When ‘Current World Archaeology’ started a few years ago, i subscribed from the beginning. And every two months I would get the magazine and read it through. Things became more difficult when at uni, because it was still sent to my home address, not the one for uni. Therefore, when I got home for the holidays I would have a couple of issues waiting for me and it would be nice. Things changed once again this year as I didn’t go home from uni for the year, and, even if I did have family visit the magazines never came with them. So, when I arrived home this summer I had a nice little collection of issues to read, and as happend often with me, I promptly forgot about them.

Now as I am once again packing up my life for my move to Sheffield and my MPhil, I am reading those magazines that have been waiting for me, some for over a year. It is interesting and relaxing to see that in some way, archaeology has a non hardcore academic frontline and place to present archaeology to the wider public who may be interested but not enought to pay the hight rates for the academic journals that publish maybe twice a year.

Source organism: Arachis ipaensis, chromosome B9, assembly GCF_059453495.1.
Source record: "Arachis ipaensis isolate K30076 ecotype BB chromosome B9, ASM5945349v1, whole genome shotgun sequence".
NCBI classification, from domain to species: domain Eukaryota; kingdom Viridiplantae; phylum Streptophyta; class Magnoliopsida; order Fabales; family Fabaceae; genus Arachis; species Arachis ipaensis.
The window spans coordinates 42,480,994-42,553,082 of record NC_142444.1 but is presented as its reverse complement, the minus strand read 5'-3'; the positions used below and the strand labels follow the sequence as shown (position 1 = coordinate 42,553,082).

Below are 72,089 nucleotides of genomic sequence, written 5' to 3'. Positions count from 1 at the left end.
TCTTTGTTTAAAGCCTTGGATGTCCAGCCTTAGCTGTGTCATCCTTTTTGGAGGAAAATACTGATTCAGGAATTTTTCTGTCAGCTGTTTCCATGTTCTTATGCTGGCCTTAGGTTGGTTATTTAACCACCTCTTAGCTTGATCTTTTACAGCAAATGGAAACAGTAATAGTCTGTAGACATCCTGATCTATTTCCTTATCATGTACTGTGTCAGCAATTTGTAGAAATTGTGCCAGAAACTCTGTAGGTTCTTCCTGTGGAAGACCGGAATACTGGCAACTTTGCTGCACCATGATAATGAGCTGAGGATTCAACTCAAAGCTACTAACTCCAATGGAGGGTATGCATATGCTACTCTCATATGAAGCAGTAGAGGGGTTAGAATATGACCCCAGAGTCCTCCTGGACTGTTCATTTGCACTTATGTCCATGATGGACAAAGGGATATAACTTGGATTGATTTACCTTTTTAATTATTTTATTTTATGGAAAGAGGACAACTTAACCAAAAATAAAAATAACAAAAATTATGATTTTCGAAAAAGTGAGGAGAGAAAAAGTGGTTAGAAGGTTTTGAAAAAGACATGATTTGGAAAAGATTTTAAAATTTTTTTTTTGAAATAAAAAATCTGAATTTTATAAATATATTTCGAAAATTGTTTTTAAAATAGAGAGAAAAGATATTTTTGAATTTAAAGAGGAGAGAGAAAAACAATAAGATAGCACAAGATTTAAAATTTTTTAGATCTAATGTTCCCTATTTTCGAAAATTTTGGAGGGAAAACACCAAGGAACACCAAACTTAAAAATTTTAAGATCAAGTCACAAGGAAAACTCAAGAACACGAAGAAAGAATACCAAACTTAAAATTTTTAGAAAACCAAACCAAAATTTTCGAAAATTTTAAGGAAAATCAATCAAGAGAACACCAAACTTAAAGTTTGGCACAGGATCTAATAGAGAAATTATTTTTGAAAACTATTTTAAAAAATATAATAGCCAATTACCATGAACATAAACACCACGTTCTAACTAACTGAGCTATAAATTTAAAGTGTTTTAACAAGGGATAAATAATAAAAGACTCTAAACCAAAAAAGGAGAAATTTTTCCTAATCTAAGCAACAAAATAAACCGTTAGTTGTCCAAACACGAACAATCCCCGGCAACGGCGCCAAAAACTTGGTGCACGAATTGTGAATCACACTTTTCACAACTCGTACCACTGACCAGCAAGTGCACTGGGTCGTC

**Current World Archaeology are not paying me, or even asked me to write this post, the thoughts are from one who is interested in the subject matter and how it functions**

It interests me how mobile phones seem to have gone from being a way in which people can contact each other no matter where they are (as long as ther’s signal), to a form of social monitoring. I do not mean this in the sense that the ever increasing amount of phones with gps chips allows the government to track people. I mean more locally in the sense that parents give their children mobile phones, not so the children can contact their friends, but rather so that the parents keep an eye on their children. I over heard one parent asking their child if they got the bus and arrived at school in the morning, it was their first day at secondary school, and the child answered yes. The Parent then said, “I you had a mobile I would have been able to check this morning”. Now I understand that parents worry, I after all was not grown in a vat and unleashed on the world, I have a mum and family, and they worry. But I still don’t know where worry ends and keeping an eye and control on children begins. Especially if said children are not at home.

Being British I have grown up exposed a great deal to multiculturalism, where I am from in sub-urban London that is mainly in the form of an Asian community. I have been fortunate to have friends who were born in Britain to Indian parents, and also to have known students from India who have come to Britain to study. I have also been able to watch and enjoy a great amount of Bollywood films. I indicate all of this at the start because it is important to my understanding of the writings of R. K. Narayan (I will skip a brief biography as it is easy to find in the link for those interested) who is an Indian author who writes in English, and has added a great many new chapters to my understanding of India and its people, history and culture.